Weird Wildlife Wednesday: the Tarsier

This was meant to be posted last week and for some reason never went through so I guess it will have to work for this week. Sorry about that!

The Tarsier, a small primate, are so stinkin’ adorable with their fluffy faces, huge round eyes, and large ears. It’s a shame that they are endangered.

Tarsiers are found on the densely forested islands of Malaysia, Indonesia, and southern Philippines. The social aspects of their behavior are not very well known, although studies have found that some Tarsier species aren’t solitary like once believed. The Tarsiers are named for their long tarsal bone which enables them to leap far distances.Β They spend most of their time in the trees, resting and checking out their environment for food. The life span of Tarsiers can range anywhere fro 12 – 20 years depending on the species. As small carnivores, they eat little reptiles, insects, and birds.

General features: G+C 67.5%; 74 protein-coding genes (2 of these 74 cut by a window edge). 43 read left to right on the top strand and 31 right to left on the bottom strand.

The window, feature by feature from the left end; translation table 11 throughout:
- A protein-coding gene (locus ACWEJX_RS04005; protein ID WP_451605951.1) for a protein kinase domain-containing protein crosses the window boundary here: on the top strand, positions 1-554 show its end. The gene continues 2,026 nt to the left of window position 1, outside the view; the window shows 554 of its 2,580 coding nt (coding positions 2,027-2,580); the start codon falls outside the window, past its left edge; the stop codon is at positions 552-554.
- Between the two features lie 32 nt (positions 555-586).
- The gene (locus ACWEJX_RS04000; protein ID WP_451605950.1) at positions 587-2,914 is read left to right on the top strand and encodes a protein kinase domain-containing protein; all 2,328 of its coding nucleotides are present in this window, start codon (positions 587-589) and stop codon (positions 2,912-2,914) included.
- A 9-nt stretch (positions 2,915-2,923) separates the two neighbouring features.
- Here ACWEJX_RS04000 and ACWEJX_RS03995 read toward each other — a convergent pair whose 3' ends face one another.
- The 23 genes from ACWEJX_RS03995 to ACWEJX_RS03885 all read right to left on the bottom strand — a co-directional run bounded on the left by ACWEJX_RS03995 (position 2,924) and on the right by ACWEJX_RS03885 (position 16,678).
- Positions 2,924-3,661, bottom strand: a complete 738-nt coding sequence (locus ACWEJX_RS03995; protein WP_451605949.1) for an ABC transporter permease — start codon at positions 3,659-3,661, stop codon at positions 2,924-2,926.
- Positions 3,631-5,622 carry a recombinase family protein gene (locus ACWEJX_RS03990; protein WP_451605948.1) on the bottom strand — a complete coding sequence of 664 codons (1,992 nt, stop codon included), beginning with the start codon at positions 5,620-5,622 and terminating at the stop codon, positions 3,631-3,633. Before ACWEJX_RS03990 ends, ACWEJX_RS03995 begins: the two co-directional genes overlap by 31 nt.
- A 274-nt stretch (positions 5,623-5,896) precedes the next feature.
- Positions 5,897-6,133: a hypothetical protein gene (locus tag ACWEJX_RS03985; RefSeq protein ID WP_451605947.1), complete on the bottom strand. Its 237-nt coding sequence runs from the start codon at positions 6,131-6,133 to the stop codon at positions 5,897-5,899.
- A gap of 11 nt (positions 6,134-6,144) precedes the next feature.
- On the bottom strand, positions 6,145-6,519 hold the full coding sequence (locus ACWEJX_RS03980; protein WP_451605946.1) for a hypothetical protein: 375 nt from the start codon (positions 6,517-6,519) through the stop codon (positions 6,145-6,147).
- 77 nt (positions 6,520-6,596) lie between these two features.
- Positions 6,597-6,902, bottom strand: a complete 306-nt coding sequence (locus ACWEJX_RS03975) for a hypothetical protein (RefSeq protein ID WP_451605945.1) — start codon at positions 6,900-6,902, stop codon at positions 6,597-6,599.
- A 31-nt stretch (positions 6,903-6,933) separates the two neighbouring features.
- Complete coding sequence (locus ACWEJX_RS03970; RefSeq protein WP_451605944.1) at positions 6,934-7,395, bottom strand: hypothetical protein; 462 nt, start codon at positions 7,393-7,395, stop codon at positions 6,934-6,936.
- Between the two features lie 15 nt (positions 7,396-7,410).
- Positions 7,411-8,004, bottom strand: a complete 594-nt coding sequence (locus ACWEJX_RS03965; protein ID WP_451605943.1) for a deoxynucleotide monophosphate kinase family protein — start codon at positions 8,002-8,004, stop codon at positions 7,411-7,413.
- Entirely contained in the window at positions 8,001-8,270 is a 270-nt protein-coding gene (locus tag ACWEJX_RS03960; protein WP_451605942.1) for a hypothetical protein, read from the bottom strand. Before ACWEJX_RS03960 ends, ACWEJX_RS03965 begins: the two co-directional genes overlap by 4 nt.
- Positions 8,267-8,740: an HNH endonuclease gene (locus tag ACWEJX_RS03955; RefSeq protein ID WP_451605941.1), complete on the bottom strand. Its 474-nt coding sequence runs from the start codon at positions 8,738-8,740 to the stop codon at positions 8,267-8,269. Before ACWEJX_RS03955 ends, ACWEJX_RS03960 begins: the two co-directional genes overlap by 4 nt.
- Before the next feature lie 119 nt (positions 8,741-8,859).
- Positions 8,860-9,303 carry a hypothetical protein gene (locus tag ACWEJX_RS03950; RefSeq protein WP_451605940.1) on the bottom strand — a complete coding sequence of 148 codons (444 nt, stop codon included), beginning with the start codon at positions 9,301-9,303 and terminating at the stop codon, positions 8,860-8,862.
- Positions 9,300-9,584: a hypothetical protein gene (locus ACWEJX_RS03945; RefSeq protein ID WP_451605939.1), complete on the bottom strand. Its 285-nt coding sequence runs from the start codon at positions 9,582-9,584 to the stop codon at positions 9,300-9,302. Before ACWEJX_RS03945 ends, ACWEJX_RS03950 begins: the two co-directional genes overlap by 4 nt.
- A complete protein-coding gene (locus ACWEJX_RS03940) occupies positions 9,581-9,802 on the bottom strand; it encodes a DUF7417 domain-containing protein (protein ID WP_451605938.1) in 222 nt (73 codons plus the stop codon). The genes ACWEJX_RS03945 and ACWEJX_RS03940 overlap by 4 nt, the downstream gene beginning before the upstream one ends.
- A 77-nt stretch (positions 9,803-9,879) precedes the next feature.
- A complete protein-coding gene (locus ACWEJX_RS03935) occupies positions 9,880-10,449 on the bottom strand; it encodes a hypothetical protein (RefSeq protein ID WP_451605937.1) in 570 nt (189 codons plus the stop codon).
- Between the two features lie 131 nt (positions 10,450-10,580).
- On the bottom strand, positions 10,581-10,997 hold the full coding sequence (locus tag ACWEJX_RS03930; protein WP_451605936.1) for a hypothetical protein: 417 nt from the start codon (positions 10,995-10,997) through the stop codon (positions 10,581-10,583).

Like most other species, habitat loss is a main threat for these guys. Unfortunately, captive breeding programs are relatively unsuccessful.



Weird Wildlife Wednesday: Aye-Aye

This week for Weird Wildlife Wednesday, I’m going to tell you all about the Aye-Aye (Daubentonia madagascariensis). These little oddballs are only found in Madagascar and you may find it surprising that they are actually primates. At first glance, their face may look similar to a bat, and they actually are the only primate that utilizes echolocation like bats. Nocturnal omnivores, they spend most of their life in the trees of the rainforest, building their nests their and finding food their.

Aye-aye’s are endangered, largely because of overhunting. You see, in Madagascar, the native people consider aye-aye’s to be a bad omen and kill them immediately when they see them. Habitat loss, like with most endangered species, is another major factor in their downfall.